Daniel Lange, who is studying for a PhD on 17th-century piracy, has been looking into the story behind a book of maps captured in the 1680s.
Among the many fascinating objects that are currently displayed in Ships, Clocks & Stars: The Quest for Longitude is a true pirates' map: the ‘Waggoner of the South Seas’ by the London mapmaker William Hack. It is a wonderful atlas filled with flamboyant hand-made sea charts and detailed sailing directions that illustrate the state of nautical knowledge of the South-American Pacific coast in the late seventeenth century. But the object itself also has a fascinating story of piracy and political intrigue to tell.
In July 1681, the English buccaneer ship Trinity captured the Spanish merchant ship Santa Rosario a few miles off the coast of what is now northern Ecuador. For more than a year the buccaneers had been preying on Spanish shipping along the Pacific coast from Lima to Acapulco, hoping to get their hands on some of the rich silver treasures the Spanish were transporting from the legendary mines of Potosí. While they were disappointed not to discover any silver aboard the Rosario, they did find a derrotero – an official Spanish pilot book with detailed sea charts and sailing directions from the South- and Central-American Pacific coastline. The Trinity's captain Bartholomew Sharp claimed to have immediately realised the potential value of their catch, as an entry in his journal suggests:
In this prize I took a Spanish manuscript of prodigious value. It describes all the ports, roads, harbours, bays, sands, rocks & rising of the land & instructions how to work a ship into any port or harbour between the Latt. of 17°15'N° [Acapulco] and 57° Latt [Cape Horn]. They were going to throw it over board but by good luck I saved it. The Spaniards cried when I got the book (farewell South Sea now).
Since the sixteenth century the Spanish crown had controlled the production of sea charts of their overseas territories and strictly prohibited their circulation. The South Sea was thus largely uncharted territory for England and its seafarers, who had to rely on the often tentative and considerably less accurate charts of Dutch, French or English mapmakers.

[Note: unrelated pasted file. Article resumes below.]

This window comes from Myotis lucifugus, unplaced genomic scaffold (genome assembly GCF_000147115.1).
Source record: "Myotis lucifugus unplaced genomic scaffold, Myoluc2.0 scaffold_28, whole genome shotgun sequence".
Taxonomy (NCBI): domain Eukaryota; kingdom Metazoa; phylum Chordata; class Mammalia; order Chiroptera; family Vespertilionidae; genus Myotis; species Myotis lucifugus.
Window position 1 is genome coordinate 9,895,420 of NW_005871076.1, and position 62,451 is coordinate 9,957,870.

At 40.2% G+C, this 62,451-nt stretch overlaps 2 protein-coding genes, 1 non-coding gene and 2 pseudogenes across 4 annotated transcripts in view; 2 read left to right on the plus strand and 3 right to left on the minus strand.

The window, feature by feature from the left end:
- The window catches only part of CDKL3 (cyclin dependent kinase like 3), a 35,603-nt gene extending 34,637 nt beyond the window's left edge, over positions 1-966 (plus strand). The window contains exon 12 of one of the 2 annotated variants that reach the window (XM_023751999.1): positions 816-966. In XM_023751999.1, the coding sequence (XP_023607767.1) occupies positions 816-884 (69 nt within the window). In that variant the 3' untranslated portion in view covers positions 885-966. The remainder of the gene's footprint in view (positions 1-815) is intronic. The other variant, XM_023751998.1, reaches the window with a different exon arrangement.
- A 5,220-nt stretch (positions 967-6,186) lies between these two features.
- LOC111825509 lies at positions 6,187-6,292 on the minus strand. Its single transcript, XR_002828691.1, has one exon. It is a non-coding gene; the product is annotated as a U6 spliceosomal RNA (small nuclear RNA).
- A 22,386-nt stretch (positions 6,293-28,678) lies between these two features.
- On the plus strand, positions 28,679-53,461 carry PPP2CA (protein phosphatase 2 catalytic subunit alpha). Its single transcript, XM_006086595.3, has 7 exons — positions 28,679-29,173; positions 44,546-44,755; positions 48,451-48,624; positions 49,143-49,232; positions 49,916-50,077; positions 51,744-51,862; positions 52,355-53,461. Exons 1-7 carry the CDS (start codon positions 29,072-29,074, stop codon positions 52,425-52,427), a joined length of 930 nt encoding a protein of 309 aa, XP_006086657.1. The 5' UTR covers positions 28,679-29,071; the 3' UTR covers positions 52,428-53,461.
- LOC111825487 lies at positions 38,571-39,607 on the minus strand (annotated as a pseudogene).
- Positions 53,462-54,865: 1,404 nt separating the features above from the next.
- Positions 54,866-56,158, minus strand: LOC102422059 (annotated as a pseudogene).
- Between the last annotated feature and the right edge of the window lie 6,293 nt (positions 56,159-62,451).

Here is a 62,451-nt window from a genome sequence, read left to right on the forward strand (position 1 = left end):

Bartholomew Sharp and several other buccaneers returned with their valuable catch to England in March 1682, but instead of selling the derrotero in London to the highest bidder, Sharp and two of his men found themselves arrested at the insistence of the Spanish ambassador, Don Pedro Ronquillo, and facing a trial for piracy at the High Court of Admiralty. Their attacks on Spanish ships and settlements had been undertaken without a legal commission and were in defiance of the Treaty of Madrid (1670), in which Spain recognised the English possession of Jamaica, while England agreed in return to respect the Spanish trading monopoly in their overseas territories and to suppress piracy.
During the trial Sharp was strongly incriminated by the testimonies of two witnesses. The first was a Spanish ship boy from the Santa Rosario who reported how the English buccaneers attacked their ship, killed the captain, tortured the crew, and brought the boy as a prisoner to England. The other witness was an innkeeper from Wapping, who alleged that Sharp had been lodging at his inn and boasted that he had ‘lived a wicked course of life abroad’ and ‘had robbed all Nations, but especially the King of Spain’. Despite the peace treaty, considerable diplomatic pressure and the incriminating evidence from the two witnesses, Sharp and the other two defendants were mysteriously acquitted by the jury.